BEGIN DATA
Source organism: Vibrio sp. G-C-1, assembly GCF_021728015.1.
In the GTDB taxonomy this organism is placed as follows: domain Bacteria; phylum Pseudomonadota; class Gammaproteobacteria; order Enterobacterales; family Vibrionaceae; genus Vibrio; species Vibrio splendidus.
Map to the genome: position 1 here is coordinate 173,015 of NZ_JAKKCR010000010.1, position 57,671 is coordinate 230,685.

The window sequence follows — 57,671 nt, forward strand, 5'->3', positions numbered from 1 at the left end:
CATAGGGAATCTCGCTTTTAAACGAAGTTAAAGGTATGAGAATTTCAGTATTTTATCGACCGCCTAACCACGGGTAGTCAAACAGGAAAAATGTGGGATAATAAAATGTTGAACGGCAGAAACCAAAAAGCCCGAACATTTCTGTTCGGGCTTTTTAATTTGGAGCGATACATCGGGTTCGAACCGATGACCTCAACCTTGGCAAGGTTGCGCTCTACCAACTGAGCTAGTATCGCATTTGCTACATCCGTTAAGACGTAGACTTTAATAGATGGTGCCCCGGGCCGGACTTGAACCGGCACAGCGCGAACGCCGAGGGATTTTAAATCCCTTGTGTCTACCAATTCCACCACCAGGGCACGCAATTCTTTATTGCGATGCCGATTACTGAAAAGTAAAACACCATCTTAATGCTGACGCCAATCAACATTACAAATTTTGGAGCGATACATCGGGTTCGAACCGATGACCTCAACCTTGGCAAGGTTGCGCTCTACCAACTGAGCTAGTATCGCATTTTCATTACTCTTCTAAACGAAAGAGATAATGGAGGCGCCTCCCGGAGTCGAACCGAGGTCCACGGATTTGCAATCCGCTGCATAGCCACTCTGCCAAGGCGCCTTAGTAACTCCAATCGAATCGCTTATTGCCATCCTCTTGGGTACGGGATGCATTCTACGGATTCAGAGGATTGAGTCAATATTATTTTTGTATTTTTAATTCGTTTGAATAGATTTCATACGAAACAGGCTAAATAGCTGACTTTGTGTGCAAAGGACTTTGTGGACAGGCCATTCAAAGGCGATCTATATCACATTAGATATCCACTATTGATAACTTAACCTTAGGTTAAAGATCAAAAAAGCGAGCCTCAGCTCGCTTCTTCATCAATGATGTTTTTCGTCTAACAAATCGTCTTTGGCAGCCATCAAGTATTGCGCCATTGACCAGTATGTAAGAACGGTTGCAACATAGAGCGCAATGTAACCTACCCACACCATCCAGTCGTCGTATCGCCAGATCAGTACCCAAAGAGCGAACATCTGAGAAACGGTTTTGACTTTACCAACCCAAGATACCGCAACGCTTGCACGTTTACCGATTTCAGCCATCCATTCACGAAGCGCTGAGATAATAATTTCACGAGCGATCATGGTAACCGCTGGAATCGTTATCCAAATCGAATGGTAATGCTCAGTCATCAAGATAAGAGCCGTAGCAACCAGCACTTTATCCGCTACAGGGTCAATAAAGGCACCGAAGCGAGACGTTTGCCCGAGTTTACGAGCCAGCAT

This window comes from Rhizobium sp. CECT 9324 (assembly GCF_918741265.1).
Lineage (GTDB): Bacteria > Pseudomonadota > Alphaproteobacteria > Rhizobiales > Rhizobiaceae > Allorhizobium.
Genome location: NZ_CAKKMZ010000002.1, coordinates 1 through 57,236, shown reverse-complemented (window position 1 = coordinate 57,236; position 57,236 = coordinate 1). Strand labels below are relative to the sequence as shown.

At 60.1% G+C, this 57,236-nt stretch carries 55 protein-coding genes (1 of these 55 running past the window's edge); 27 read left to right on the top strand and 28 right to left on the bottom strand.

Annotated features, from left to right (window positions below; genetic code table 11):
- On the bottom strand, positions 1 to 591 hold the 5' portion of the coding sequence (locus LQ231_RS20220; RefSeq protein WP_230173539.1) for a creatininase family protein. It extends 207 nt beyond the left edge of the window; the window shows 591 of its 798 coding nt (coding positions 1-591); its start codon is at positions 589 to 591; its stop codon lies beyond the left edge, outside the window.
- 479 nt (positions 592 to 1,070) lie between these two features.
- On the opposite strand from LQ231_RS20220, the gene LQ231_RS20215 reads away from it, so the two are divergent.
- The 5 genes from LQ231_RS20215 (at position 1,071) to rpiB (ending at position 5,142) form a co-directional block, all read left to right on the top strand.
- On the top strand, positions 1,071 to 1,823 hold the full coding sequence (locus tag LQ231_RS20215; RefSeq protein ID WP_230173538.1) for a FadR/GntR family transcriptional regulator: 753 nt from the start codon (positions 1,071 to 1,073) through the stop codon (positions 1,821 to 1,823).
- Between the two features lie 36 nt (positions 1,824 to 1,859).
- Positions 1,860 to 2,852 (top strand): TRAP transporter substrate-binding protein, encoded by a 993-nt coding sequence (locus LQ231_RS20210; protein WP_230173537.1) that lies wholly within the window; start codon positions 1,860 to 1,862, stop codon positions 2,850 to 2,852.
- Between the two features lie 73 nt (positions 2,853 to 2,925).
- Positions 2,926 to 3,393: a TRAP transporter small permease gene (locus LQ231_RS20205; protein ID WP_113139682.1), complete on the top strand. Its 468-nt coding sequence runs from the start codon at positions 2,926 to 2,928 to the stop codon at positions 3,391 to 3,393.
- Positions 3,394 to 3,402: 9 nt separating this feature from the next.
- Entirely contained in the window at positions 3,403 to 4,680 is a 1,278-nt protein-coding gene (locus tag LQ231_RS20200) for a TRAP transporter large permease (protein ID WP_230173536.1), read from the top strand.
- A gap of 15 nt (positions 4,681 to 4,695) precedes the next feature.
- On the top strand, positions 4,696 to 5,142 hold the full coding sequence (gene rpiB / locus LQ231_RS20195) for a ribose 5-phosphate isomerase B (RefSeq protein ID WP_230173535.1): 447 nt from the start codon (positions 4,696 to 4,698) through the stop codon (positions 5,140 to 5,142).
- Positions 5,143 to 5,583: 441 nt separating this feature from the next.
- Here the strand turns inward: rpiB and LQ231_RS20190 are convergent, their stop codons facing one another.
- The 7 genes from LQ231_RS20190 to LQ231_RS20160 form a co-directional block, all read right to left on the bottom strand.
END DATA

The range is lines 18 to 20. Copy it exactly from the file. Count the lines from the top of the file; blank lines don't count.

- Between the two features lie 73 nt (positions 2,853 to 2,925).
- Positions 2,926 to 3,393: a TRAP transporter small permease gene (locus LQ231_RS20205; protein ID WP_113139682.1), complete on the top strand. Its 468-nt coding sequence runs from the start codon at positions 2,926 to 2,928 to the stop codon at positions 3,391 to 3,393.
- Positions 3,394 to 3,402: 9 nt separating this feature from the next.